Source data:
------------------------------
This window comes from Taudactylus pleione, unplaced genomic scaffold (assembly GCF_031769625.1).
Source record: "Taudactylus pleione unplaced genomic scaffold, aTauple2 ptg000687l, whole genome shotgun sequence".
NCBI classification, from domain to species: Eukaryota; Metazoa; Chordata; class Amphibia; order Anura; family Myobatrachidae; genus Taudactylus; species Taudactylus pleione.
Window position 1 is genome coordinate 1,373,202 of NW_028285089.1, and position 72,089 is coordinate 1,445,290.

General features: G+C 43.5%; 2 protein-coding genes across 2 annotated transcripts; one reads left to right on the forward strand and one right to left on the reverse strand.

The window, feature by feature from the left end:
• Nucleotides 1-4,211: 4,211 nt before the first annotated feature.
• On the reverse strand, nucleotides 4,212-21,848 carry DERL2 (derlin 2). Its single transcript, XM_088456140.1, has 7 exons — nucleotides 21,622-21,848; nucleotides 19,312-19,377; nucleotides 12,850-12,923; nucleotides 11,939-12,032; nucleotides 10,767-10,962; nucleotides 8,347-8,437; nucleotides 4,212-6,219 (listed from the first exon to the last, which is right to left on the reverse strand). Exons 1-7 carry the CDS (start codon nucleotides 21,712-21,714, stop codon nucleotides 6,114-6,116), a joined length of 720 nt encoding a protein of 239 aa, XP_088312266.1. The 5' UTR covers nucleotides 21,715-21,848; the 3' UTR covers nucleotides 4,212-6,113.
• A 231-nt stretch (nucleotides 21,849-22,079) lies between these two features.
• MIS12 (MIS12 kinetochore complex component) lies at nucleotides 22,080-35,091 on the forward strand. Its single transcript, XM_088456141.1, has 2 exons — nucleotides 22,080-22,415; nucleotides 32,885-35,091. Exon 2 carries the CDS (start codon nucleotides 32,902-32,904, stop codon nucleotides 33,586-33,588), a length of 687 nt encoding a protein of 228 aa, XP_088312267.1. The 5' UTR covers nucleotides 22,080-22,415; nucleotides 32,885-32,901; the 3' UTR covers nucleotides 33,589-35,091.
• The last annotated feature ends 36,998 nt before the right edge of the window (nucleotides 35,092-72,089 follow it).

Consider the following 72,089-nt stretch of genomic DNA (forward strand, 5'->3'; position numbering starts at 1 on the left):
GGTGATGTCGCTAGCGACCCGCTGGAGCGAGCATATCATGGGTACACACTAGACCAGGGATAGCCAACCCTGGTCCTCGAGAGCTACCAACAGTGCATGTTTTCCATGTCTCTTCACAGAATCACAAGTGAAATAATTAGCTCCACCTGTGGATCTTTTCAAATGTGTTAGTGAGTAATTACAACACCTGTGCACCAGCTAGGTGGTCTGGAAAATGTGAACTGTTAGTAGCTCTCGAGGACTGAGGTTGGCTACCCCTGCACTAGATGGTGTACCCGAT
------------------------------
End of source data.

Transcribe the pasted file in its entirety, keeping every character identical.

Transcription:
This window comes from Taudactylus pleione, unplaced genomic scaffold (assembly GCF_031769625.1).
Source record: "Taudactylus pleione unplaced genomic scaffold, aTauple2 ptg000687l, whole genome shotgun sequence".
NCBI classification, from domain to species: Eukaryota; Metazoa; Chordata; class Amphibia; order Anura; family Myobatrachidae; genus Taudactylus; species Taudactylus pleione.
Window position 1 is genome coordinate 1,373,202 of NW_028285089.1, and position 72,089 is coordinate 1,445,290.

General features: G+C 43.5%; 2 protein-coding genes across 2 annotated transcripts; one reads left to right on the forward strand and one right to left on the reverse strand.

The window, feature by feature from the left end:
• Nucleotides 1-4,211: 4,211 nt before the first annotated feature.
• On the reverse strand, nucleotides 4,212-21,848 carry DERL2 (derlin 2). Its single transcript, XM_088456140.1, has 7 exons — nucleotides 21,622-21,848; nucleotides 19,312-19,377; nucleotides 12,850-12,923; nucleotides 11,939-12,032; nucleotides 10,767-10,962; nucleotides 8,347-8,437; nucleotides 4,212-6,219 (listed from the first exon to the last, which is right to left on the reverse strand). Exons 1-7 carry the CDS (start codon nucleotides 21,712-21,714, stop codon nucleotides 6,114-6,116), a joined length of 720 nt encoding a protein of 239 aa, XP_088312266.1. The 5' UTR covers nucleotides 21,715-21,848; the 3' UTR covers nucleotides 4,212-6,113.
• A 231-nt stretch (nucleotides 21,849-22,079) lies between these two features.
• MIS12 (MIS12 kinetochore complex component) lies at nucleotides 22,080-35,091 on the forward strand. Its single transcript, XM_088456141.1, has 2 exons — nucleotides 22,080-22,415; nucleotides 32,885-35,091. Exon 2 carries the CDS (start codon nucleotides 32,902-32,904, stop codon nucleotides 33,586-33,588), a length of 687 nt encoding a protein of 228 aa, XP_088312267.1. The 5' UTR covers nucleotides 22,080-22,415; nucleotides 32,885-32,901; the 3' UTR covers nucleotides 33,589-35,091.
• The last annotated feature ends 36,998 nt before the right edge of the window (nucleotides 35,092-72,089 follow it).

Consider the following 72,089-nt stretch of genomic DNA (forward strand, 5'->3'; position numbering starts at 1 on the left):
GGTGATGTCGCTAGCGACCCGCTGGAGCGAGCATATCATGGGTACACACTAGACCAGGGATAGCCAACCCTGGTCCTCGAGAGCTACCAACAGTGCATGTTTTCCATGTCTCTTCACAGAATCACAAGTGAAATAATTAGCTCCACCTGTGGATCTTTTCAAATGTGTTAGTGAGTAATTACAACACCTGTGCACCAGCTAGGTGGTCTGGAAAATGTGAACTGTTAGTAGCTCTCGAGGACTGAGGTTGGCTACCCCTGCACTAGATGGTGTACCCGAT